Jpn J Intervent Radiol Vol.29 No.4 2014

State of the Art
Interventional Radiology and Palliative Care

An Introduction
Kazuhiko Nakamura

1. Introduction to Palliative Care

Department of Palliative Care and Pain Management, Cancer Institute Hospital
Department of General Surgery, St. Luke’s International Hospital1)
Hiroki Sakurai, Keiiciro Ohta1)

Palliative care is an approach designed to improves the quality of life of patients and their families facing the problems associated with life-threatening illness, through the prevention and relief of suffering by means of early identification and impeccable assessment and treatment of pain and other problems, physical, psychosocial and spiritual. Palliative care is never defined by whether or not to treat.
Pain is an unpleasant symptom that three quarters of cancer patients experience. Cancer pain is categorized mainly into three types:; somatic, visceral, and neuropathic pain. Mainstays of treatment are NSAID or acetaminophen, opioid, and analgesic adjuvants. Appropriately selection of medication leads to favorable analgesia.
Almost 60% of cancer patients suffer nausea and/or vomiting. It is important to select antiemetics based on the underlying mechanism. Opioid naïve patients are recommended to take antiemetics; however, long-term use should be avoided to prevent extrapyramidal symptoms.
Dyspnea is an uncomfortable sensation directly connected to a fear of death. It is caused by a complex of etiology, perception, and emotion, so that a multi-dimensional approach is needed.
To relieve these sufferings, adequate management based on adequate assessment is essential.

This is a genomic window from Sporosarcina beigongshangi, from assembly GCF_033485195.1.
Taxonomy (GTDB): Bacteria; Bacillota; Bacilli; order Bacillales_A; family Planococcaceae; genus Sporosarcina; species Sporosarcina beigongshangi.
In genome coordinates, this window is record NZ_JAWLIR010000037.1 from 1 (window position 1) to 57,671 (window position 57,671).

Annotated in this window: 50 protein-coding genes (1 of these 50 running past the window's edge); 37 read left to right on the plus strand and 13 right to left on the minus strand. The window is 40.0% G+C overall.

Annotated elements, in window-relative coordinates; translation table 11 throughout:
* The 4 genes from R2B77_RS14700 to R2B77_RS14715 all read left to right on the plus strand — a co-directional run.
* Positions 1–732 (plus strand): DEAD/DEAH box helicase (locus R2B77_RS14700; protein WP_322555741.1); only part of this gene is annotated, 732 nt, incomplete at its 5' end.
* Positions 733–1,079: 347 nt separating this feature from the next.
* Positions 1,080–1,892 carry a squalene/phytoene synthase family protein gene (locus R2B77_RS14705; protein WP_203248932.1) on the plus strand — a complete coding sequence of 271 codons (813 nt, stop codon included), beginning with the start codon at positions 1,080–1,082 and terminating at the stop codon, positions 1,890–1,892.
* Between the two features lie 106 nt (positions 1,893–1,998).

Key words

  • Palliative care
  • Pain
  • Nausea/vomiting
  • Dyspnea

2. Interventional Radiology for Palliative Care

Department of Diagnostic Radiology, National Cancer Center Hospital
Yasuaki Arai, Miyuki Sone

Various techniques of interventional radiology are potentially beneficial to provide better management for patients in the palliative stage; however, they have not been used as standard treatments for palliative care. One reason is that the efficacy of interventional radiology for palliative care is not yet sufficiently evidence-based, and another is that interventional radiology is still unfamiliar to many medical staff members as well as patients. To overcome this situation and to make interventional radiology standard, establishing evidence of interventional radiology to achieve adoption in the guidelines is crucial. The Japan Interventional Radiology in Oncology Study Group (JIVROSG) serves as a multi-institutional clinical trial group that has performed a number of clinical trials of interventional radiology and has contributed to making Japan the leading nation in generating evidence in interventional radiology for palliative care. We should recognize the important role of Japan in this field, and make our best efforts to establish interventional radiology in it.

Key words

  • Interventional radiology
  • Interventional oncology
  • Interventional palliation
  • Palliative care

3. Palliative Interventional Radiology for Respiratory Symptom

Department of Diagnostic and Interventional Radiology, Aichi Cancer Center Hospital
Yozo Sato, Yoshitaka Inaba

Dyspnea is a common symptom of patients with cancer and decreases the quality of life. There are several palliative medical therapies for dyspnea including morphine. However, these treatment effects are sometimes limited. Palliative management by interventional radiology (IR) can contribute to improvement of this symptom.
Pleural effusion is one of the most common causes of dyspnea in cancer patients. Percutaneous thoracic drainage is the first-choice IR for pleural effusion and subsequent pleurodesis is widely applied to prevent a reaccumulation of fluid. Also, pleuroperitoneal shunt for pleural effusion may be alternative IR. Here, we describe the indications, treatment effects, and complications of these palliative IR (including pleurodesis). Furthermore, recent topics of medical therapies are mentioned in this manuscript.

Key words

  • Pleural effusion
  • Percutaneous thoracic drainage
  • Pleuroperitoneal shunt

4. Palliative Interventional Radiology for Refractory Malignant Ascites

Department of Diagnostic Radiology, National Cancer Center
Shunsuke Sugawara, Yasuaki Arai, Miyuki Sone, Hiroaki Ishii
Shinich Morita, Yoshiaki Watanabe, Keisuke Chihaya